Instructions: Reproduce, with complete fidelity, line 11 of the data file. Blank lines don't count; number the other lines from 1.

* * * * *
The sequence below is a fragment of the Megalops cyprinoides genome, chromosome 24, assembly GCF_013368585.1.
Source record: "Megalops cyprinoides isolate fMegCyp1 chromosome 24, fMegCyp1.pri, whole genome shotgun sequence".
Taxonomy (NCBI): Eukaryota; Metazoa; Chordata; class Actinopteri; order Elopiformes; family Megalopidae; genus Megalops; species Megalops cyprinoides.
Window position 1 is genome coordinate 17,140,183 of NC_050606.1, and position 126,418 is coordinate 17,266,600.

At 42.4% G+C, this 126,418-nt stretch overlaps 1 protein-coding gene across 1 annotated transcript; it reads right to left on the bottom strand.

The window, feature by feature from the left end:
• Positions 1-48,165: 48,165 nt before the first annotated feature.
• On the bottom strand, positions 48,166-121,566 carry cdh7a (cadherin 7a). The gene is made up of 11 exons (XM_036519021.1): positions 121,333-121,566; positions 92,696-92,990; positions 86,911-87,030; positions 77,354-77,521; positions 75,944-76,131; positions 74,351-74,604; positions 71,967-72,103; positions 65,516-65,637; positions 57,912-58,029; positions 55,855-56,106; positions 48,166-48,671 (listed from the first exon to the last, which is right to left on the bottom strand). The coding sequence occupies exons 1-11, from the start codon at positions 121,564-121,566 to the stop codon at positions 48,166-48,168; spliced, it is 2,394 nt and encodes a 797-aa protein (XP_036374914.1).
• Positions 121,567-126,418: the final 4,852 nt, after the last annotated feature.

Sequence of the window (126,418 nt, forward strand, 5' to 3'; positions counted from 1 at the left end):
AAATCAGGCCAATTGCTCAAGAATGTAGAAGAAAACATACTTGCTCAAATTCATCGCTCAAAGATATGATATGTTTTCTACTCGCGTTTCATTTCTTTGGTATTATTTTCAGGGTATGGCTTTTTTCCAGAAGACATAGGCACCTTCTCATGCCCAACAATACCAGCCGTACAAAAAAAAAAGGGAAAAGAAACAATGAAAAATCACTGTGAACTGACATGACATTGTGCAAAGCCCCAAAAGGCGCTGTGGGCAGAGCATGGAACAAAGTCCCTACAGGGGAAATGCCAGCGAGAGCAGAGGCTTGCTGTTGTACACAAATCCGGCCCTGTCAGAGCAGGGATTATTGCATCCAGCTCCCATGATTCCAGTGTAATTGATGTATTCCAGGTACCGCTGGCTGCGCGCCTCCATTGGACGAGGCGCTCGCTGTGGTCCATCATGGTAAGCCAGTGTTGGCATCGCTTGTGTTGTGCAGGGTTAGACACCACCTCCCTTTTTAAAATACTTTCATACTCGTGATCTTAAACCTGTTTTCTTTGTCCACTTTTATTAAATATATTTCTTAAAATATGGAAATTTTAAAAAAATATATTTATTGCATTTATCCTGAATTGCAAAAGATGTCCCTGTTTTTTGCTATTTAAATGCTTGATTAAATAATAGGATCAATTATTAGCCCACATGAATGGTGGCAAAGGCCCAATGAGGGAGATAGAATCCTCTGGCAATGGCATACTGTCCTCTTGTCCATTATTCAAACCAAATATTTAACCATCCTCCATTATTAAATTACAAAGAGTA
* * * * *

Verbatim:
AAATCAGGCCAATTGCTCAAGAATGTAGAAGAAAACATACTTGCTCAAATTCATCGCTCAAAGATATGATATGTTTTCTACTCGCGTTTCATTTCTTTGGTATTATTTTCAGGGTATGGCTTTTTTCCAGAAGACATAGGCACCTTCTCATGCCCAACAATACCAGCCGTACAAAAAAAAAAGGGAAAAGAAACAATGAAAAATCACTGTGAACTGACATGACATTGTGCAAAGCCCCAAAAGGCGCTGTGGGCAGAGCATGGAACAAAGTCCCTACAGGGGAAATGCCAGCGAGAGCAGAGGCTTGCTGTTGTACACAAATCCGGCCCTGTCAGAGCAGGGATTATTGCATCCAGCTCCCATGATTCCAGTGTAATTGATGTATTCCAGGTACCGCTGGCTGCGCGCCTCCATTGGACGAGGCGCTCGCTGTGGTCCATCATGGTAAGCCAGTGTTGGCATCGCTTGTGTTGTGCAGGGTTAGACACCACCTCCCTTTTTAAAATACTTTCATACTCGTGATCTTAAACCTGTTTTCTTTGTCCACTTTTATTAAATATATTTCTTAAAATATGGAAATTTTAAAAAAATATATTTATTGCATTTATCCTGAATTGCAAAAGATGTCCCTGTTTTTTGCTATTTAAATGCTTGATTAAATAATAGGATCAATTATTAGCCCACATGAATGGTGGCAAAGGCCCAATGAGGGAGATAGAATCCTCTGGCAATGGCATACTGTCCTCTTGTCCATTATTCAAACCAAATATTTAACCATCCTCCATTATTAAATTACAAAGAGTA